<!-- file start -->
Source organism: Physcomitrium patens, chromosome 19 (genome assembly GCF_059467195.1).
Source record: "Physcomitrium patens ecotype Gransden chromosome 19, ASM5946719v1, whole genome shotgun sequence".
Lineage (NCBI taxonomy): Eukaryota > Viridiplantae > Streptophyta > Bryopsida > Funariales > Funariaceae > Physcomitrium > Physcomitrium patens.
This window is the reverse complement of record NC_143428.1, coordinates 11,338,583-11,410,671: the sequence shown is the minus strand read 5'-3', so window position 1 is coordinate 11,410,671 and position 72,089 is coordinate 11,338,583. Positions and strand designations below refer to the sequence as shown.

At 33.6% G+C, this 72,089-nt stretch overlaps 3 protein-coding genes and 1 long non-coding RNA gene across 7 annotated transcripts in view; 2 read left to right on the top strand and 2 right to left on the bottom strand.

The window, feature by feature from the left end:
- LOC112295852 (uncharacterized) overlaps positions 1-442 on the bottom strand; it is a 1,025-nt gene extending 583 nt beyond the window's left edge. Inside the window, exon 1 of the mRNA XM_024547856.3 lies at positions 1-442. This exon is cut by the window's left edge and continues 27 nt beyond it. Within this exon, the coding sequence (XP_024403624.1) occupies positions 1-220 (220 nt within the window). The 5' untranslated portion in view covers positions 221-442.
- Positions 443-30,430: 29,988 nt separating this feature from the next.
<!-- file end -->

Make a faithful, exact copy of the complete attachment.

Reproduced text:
Source organism: Physcomitrium patens, chromosome 19 (genome assembly GCF_059467195.1).
Source record: "Physcomitrium patens ecotype Gransden chromosome 19, ASM5946719v1, whole genome shotgun sequence".
Lineage (NCBI taxonomy): Eukaryota > Viridiplantae > Streptophyta > Bryopsida > Funariales > Funariaceae > Physcomitrium > Physcomitrium patens.
This window is the reverse complement of record NC_143428.1, coordinates 11,338,583-11,410,671: the sequence shown is the minus strand read 5'-3', so window position 1 is coordinate 11,410,671 and position 72,089 is coordinate 11,338,583. Positions and strand designations below refer to the sequence as shown.

At 33.6% G+C, this 72,089-nt stretch overlaps 3 protein-coding genes and 1 long non-coding RNA gene across 7 annotated transcripts in view; 2 read left to right on the top strand and 2 right to left on the bottom strand.

The window, feature by feature from the left end:
- LOC112295852 (uncharacterized) overlaps positions 1-442 on the bottom strand; it is a 1,025-nt gene extending 583 nt beyond the window's left edge. Inside the window, exon 1 of the mRNA XM_024547856.3 lies at positions 1-442. This exon is cut by the window's left edge and continues 27 nt beyond it. Within this exon, the coding sequence (XP_024403624.1) occupies positions 1-220 (220 nt within the window). The 5' untranslated portion in view covers positions 221-442.
- Positions 443-30,430: 29,988 nt separating this feature from the next.